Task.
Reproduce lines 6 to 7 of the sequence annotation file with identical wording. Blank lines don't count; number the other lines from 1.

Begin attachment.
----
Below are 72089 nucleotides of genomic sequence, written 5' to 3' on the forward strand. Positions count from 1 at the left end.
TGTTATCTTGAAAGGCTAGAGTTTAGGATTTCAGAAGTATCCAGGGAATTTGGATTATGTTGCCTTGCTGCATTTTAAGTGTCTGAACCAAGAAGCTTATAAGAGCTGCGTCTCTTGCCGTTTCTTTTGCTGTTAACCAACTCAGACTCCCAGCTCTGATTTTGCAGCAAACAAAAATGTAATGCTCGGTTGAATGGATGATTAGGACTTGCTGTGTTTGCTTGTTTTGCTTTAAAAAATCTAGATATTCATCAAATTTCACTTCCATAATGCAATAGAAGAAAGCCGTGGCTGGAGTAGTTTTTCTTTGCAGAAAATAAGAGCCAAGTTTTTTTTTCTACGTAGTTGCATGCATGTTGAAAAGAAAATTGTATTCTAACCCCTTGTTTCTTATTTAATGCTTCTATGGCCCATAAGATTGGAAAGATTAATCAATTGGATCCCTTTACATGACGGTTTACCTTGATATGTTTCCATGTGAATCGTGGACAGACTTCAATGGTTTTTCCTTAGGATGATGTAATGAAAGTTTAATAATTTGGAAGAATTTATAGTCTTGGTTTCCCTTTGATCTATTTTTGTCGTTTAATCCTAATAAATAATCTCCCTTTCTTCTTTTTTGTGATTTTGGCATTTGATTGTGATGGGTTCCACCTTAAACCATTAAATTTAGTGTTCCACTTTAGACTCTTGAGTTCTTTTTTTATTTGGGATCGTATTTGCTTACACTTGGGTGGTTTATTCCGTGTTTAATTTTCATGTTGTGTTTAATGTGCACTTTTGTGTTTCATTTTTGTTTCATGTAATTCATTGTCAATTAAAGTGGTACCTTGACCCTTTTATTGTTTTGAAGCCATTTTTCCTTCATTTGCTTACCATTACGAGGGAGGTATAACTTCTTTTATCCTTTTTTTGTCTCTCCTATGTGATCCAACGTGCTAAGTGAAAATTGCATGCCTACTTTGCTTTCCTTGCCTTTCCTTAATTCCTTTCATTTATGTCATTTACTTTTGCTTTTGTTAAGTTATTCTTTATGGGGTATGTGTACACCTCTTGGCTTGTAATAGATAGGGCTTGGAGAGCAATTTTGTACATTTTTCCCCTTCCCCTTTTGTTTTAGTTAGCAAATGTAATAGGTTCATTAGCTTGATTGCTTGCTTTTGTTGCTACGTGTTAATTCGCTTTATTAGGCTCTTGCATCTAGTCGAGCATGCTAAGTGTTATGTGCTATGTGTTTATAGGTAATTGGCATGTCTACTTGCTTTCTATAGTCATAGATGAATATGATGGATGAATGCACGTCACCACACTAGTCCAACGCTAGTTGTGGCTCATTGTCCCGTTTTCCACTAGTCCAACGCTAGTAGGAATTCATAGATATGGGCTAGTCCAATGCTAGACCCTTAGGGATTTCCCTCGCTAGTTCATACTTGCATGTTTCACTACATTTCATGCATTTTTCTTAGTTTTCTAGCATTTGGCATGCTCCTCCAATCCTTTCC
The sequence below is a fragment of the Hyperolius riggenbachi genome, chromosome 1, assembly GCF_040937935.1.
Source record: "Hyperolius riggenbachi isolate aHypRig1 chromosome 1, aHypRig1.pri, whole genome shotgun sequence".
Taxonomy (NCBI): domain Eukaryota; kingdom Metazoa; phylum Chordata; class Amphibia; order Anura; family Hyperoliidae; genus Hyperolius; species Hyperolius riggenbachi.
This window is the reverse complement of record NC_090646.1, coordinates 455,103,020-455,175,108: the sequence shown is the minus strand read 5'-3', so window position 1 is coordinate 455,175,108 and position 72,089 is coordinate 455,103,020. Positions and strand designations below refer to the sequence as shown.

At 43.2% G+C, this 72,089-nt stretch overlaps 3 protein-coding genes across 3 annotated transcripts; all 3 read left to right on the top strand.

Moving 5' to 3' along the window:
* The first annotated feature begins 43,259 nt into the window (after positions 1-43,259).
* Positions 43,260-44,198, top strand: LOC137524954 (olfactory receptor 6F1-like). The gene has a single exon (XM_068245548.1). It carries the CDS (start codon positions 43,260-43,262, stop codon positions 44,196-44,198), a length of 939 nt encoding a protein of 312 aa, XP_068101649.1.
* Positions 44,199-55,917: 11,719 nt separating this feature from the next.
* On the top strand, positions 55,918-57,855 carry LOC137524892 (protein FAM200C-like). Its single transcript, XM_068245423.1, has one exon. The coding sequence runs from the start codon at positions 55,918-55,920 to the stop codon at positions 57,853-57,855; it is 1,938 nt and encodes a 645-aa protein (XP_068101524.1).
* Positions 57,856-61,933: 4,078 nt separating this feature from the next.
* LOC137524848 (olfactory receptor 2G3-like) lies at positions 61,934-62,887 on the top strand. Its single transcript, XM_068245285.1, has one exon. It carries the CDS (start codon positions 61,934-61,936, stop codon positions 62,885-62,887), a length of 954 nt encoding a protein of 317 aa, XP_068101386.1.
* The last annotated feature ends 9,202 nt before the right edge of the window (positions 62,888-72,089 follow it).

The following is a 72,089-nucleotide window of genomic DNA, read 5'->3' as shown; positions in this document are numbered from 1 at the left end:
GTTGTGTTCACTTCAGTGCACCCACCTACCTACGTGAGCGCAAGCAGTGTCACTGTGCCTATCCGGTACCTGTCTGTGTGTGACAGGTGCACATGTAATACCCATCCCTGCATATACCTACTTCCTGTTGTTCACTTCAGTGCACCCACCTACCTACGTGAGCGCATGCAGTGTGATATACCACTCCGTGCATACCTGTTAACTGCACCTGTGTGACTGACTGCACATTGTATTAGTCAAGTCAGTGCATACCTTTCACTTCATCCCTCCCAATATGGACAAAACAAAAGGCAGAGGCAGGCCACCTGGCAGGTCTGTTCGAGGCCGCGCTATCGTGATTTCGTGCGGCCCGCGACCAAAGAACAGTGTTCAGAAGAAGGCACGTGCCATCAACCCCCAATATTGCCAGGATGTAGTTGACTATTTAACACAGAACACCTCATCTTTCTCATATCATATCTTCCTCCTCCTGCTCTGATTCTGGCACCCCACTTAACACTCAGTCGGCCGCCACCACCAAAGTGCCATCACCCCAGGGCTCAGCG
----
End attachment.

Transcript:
This window is the reverse complement of record NC_090646.1, coordinates 455,103,020-455,175,108: the sequence shown is the minus strand read 5'-3', so window position 1 is coordinate 455,175,108 and position 72,089 is coordinate 455,103,020. Positions and strand designations below refer to the sequence as shown.

At 43.2% G+C, this 72,089-nt stretch overlaps 3 protein-coding genes across 3 annotated transcripts; all 3 read left to right on the top strand.